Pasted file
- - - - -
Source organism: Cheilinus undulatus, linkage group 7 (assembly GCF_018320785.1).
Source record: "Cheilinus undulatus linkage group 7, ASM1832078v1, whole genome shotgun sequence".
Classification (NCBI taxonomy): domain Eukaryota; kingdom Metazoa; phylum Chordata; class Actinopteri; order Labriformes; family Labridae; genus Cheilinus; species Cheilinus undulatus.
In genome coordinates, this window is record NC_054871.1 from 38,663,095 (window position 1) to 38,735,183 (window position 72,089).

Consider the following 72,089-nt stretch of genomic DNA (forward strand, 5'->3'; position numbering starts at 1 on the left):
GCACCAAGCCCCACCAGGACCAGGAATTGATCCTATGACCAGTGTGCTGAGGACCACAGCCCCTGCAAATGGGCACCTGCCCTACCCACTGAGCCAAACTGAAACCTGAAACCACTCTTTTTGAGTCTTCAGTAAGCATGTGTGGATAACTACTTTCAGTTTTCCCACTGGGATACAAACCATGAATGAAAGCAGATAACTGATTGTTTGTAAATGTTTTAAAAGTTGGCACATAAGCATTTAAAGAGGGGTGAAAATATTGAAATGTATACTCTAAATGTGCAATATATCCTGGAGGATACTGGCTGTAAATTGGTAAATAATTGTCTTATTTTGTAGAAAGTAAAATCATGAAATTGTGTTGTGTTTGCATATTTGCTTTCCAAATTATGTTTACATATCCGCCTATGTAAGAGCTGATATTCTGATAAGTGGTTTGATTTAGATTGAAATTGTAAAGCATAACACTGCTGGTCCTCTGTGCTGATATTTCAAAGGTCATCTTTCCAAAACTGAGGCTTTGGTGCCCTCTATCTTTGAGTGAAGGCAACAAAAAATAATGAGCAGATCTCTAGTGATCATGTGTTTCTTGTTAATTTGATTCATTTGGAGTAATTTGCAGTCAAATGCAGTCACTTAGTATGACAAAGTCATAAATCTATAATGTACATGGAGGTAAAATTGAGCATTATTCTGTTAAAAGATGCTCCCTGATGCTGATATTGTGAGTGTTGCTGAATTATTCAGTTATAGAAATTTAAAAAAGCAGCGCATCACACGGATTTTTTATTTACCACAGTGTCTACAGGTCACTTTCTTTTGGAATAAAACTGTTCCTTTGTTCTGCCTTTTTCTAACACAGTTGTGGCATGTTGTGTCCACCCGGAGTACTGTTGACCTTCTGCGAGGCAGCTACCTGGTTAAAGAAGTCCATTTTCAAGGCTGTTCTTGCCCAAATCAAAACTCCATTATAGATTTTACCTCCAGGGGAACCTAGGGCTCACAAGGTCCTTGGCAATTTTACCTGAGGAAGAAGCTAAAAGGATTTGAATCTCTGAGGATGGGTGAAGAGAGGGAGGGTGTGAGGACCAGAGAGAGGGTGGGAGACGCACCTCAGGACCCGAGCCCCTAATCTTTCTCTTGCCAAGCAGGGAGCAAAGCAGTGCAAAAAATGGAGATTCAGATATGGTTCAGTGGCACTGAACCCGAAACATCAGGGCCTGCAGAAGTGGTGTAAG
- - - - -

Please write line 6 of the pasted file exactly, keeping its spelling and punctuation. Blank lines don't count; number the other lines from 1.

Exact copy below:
GCACCAAGCCCCACCAGGACCAGGAATTGATCCTATGACCAGTGTGCTGAGGACCACAGCCCCTGCAAATGGGCACCTGCCCTACCCACTGAGCCAAACTGAAACCTGAAACCACTCTTTTTGAGTCTTCAGTAAGCATGTGTGGATAACTACTTTCAGTTTTCCCACTGGGATACAAACCATGAATGAAAGCAGATAACTGATTGTTTGTAAATGTTTTAAAAGTTGGCACATAAGCATTTAAAGAGGGGTGAAAATATTGAAATGTATACTCTAAATGTGCAATATATCCTGGAGGATACTGGCTGTAAATTGGTAAATAATTGTCTTATTTTGTAGAAAGTAAAATCATGAAATTGTGTTGTGTTTGCATATTTGCTTTCCAAATTATGTTTACATATCCGCCTATGTAAGAGCTGATATTCTGATAAGTGGTTTGATTTAGATTGAAATTGTAAAGCATAACACTGCTGGTCCTCTGTGCTGATATTTCAAAGGTCATCTTTCCAAAACTGAGGCTTTGGTGCCCTCTATCTTTGAGTGAAGGCAACAAAAAATAATGAGCAGATCTCTAGTGATCATGTGTTTCTTGTTAATTTGATTCATTTGGAGTAATTTGCAGTCAAATGCAGTCACTTAGTATGACAAAGTCATAAATCTATAATGTACATGGAGGTAAAATTGAGCATTATTCTGTTAAAAGATGCTCCCTGATGCTGATATTGTGAGTGTTGCTGAATTATTCAGTTATAGAAATTTAAAAAAGCAGCGCATCACACGGATTTTTTATTTACCACAGTGTCTACAGGTCACTTTCTTTTGGAATAAAACTGTTCCTTTGTTCTGCCTTTTTCTAACACAGTTGTGGCATGTTGTGTCCACCCGGAGTACTGTTGACCTTCTGCGAGGCAGCTACCTGGTTAAAGAAGTCCATTTTCAAGGCTGTTCTTGCCCAAATCAAAACTCCATTATAGATTTTACCTCCAGGGGAACCTAGGGCTCACAAGGTCCTTGGCAATTTTACCTGAGGAAGAAGCTAAAAGGATTTGAATCTCTGAGGATGGGTGAAGAGAGGGAGGGTGTGAGGACCAGAGAGAGGGTGGGAGACGCACCTCAGGACCCGAGCCCCTAATCTTTCTCTTGCCAAGCAGGGAGCAAAGCAGTGCAAAAAATGGAGATTCAGATATGGTTCAGTGGCACTGAACCCGAAACATCAGGGCCTGCAGAAGTGGTGTAAG